All in all, the only part of the movie I thought was weak was the typical Hollywood-esque supermatch at the end. I know it's a "comic book movie" and you simply must have something like this, but I really hoped Iron Man would be different. It almost seems like they really had to stretch the bounds of credulity to set it up, and I was scratching my head even while I was enjoying the effects. Another, smaller caveat is the treatment of the terrorists. They are depicted as cardboard villains, purely evil with no trace of sanity or commitment to any cause whatsoever. Don't get me wrong, I'm far from a peacenik on these matters, but I think the movie could have been more effective if we could have found some small way to sympathize with them (maybe the movie could have shown how they were deluded/defrauded by sinister clerics, twisted on revenge, etc.) Another opportunity is lost when Tony's doctor in the terrorist camp turns out to be a fellow prisoner with zero sympathy as well. Again, I think it would've been better if he had been allied with the terrorists, though perhaps also sympathetic to Tony. Heck, the movie even shows the natives hating the terrorists just as much as the Americans. I find that a bit hard to swallow. Nevertheless, it's very satisfying when Iron Man shows up to set things right, and yes, I know that "it's a comic book movie" and everything is supposed to be black and white. As a lifetime comic book lover, I have to disagree with that. The best comics are anything but black and white, and far from simplistic. Hell, take the recent Civil War event in Marvel comics; no WAY that was simple black and white.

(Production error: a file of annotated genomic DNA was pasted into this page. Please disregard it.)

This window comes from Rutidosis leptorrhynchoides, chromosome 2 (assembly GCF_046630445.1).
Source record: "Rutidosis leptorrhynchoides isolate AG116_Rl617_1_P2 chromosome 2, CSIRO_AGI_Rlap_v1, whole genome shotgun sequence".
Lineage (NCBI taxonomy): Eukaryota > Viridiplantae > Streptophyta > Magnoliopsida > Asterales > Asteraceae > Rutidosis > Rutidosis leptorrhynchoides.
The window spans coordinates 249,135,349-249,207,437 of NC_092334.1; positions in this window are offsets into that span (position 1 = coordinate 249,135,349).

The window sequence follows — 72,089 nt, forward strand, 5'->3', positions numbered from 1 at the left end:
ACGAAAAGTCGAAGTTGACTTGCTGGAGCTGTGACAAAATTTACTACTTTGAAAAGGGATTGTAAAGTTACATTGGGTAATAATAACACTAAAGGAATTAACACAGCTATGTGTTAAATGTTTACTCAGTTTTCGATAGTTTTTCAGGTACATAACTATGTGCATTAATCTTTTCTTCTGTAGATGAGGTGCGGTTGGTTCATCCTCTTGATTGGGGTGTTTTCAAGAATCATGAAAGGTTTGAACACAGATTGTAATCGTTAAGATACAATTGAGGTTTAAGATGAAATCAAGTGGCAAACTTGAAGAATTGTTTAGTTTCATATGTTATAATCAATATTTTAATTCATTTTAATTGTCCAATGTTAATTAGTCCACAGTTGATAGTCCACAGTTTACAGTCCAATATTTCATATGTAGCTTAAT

Anyway, as usual I'm fixating on the negatives and not extolling the positives enough, so GO SEE THIS FILM NOW. I loved it and heartily give it 4/4 stars!

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yakumo9275
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Havnt seen it, probably wont

Havnt seen it, probably wont see it. (Never saw spiderman3 either.. dont remember if i saw#2)... I can see it now.

Terrorist1: He's building us a super missile!
Terrorist2: Neat! It looks like a person with a face and all, not like a missile.
Terrorist1: Thats because whoever we fire it at will be too busy thinking its superman before they go bewm!